All that awaits him is to be hunted like one of the pigs, hunted down and killed like an animal. It would be another pointless murder of an innocent and helpless victim. He is no threat to Jack now; he is alone so Jack is only hunting him to show that he is leader now and that he holds all the power and control. He goes to try and talk to Sam and Eric he finds them and they tell him to hide, get away and hide because they are going to hunt him down tomorrow. He goes to Castle Rock where Jacks tribe are the next day, they hurl a boulder off the cliff at him in an attempt to kill him, and they try again with another stone it misses again but only by inches. Jack and the hunters made a fire now in an attempt to smoke him out, the metaphor of the fire is used again, and the fire gets out of control just like the order on the island has. The fire rages out of control, Ralph escapes and runs as fast as he can to the beach where he stumbles upon a naval officer. Ralph is a strong person and he survived being hunted, his only goal all the way through was rescue and close to his last minutes of life his wish comes true. In conclusion, in the beginning of the story the boys try to mimic the order the experienced at home with parents and school, partly because of their immaturity and inexperience and partly due to Jack and Ralph's fight for control order is not kept and this is symbolised by the conch and the fire. Jack becomes the dominant force on the island purely due to his brutality and violence, in the end they are even prepared to kill jack, the only remaining sign of order on the island. Show How The Sense Of Order on the Island Deteriorates Over the course of the novel. Katie Vinton Page 1 4/28/2007 ...read more.

The above preview is unformatted text

This student written piece of work is one of many that can be found in our GCSE William Golding section.

Found what you're looking for?

  • Start learning 29% faster today
  • 150,000+ documents available
  • Just £6.99 a month

Not the one? Search for your essay title...
  • Join over 1.2 million students every month
  • Accelerate your learning by 29%
  • Unlimited access from just £6.99 per month

See related essaysSee related essays

Related GCSE William Golding essays

  1. Marked by a teacher

    Compare and contrast Defoe's Robinson Crusoe with Golding's Lord of the Flies.

    4 star(s)

    A pig's head on a pole represents religion in this story, similar to a totem pole that the native Americans and other similar tribal people used. This represents a relapse to a less 'reasonable' form of existence. Lord of the Flies is similar to Animal Farm by George Orwell, in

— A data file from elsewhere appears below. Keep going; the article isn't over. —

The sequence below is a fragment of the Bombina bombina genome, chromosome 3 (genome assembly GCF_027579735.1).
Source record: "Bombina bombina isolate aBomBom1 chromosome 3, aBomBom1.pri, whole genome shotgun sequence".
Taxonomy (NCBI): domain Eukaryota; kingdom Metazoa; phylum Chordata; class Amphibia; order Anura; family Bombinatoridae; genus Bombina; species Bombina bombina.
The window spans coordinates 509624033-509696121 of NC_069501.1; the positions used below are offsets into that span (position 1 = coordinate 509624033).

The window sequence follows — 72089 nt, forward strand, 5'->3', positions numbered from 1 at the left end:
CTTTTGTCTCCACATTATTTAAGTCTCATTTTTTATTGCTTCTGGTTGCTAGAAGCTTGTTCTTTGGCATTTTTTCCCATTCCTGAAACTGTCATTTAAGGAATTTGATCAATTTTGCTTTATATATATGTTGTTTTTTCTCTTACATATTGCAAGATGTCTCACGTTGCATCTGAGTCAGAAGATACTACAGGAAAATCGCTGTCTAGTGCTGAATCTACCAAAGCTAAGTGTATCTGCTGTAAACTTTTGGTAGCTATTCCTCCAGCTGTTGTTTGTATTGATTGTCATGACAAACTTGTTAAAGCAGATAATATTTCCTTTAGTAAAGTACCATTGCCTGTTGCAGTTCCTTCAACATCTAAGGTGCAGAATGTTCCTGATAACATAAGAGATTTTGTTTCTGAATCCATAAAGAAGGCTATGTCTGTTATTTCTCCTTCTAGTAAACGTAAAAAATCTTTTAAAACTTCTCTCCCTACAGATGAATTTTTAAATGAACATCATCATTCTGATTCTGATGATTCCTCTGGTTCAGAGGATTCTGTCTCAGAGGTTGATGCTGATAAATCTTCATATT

2. Compare and contrast Ralph and Jack as leaders

    Ralph is democratic and more thoughtful. For example, before anything happens about being rescued he says 'we ought to have a chief to decide things.' Jack shows his arrogance emerges when he replies, 'I ought to be chief', as if he was a dictator without any care for other people's opinions.

  1. Explain Why Ralph Becomes leader, rather then Piggy or Jack. What are the main ...

    We won't have a fire anywhere but on the mountain. Ever.'" Another problem, which comes out when the beastie is discussed, Ralph ponders on the thought. Take the example of the Beast from water. First of all he definitely thinks there are no beasts because Jack has searched the island.

  2. Extracts from Piggy's Diary.

    A harsh bird cry distracted Ralph's reading. He went through in his mind what he had just read. He knew that it was all true. It was uncanny how many things that Piggy had hinted could happen had come into reality. Piggy who was almost blind to his immediate surroundings had special understanding of the future which no other boy could see.

  1. From studying Source A, whish is part of an article written in the East ...

    Yard and reinforcements were drafted into the area to supplement the local men. This helped to increase the security in the area of East London, as there were a lot more police officers patrolling the area, on a more regular basis, i.e.

  2. The Conch - "Lord of the Flies"In William Golding's novel "Lord of the Flies" ...

    This is why I believe that Golding used a conch as historically, it is precious, expensive and unique. Towards the end of the novel, Jack realises that it is worthless and rebels against the shell and at it represents, civilization, order and democracy.

  1. Analysis of Lord of the Flies.

    Indeed, Golding intends for it to symbolize one, with the faceless and frightened littluns serving as surrogates for the masses of common people and the various older boys filling positions of power and importance with regard to these underlings. Some of the older boys, such as Ralph and especially Simon,

  2. Lord of the Flies. The novels exploration of the idea of human nature is ...

    Jack and Hitler are similar in many ways. Like Hitler, Jack uses his charm, charismatic talent and dominant personality to gain power over the other boys. Furthermore, both Hitler and Jack wait for the opportune moment when people are vulnerable to step in and offer hope. Hitler won the public?s support when Germany was at an all-time low.

  • Over 160,000 pieces
    of student written work
  • Annotated by
    experienced teachers
  • Ideas and feedback to
    improve your own work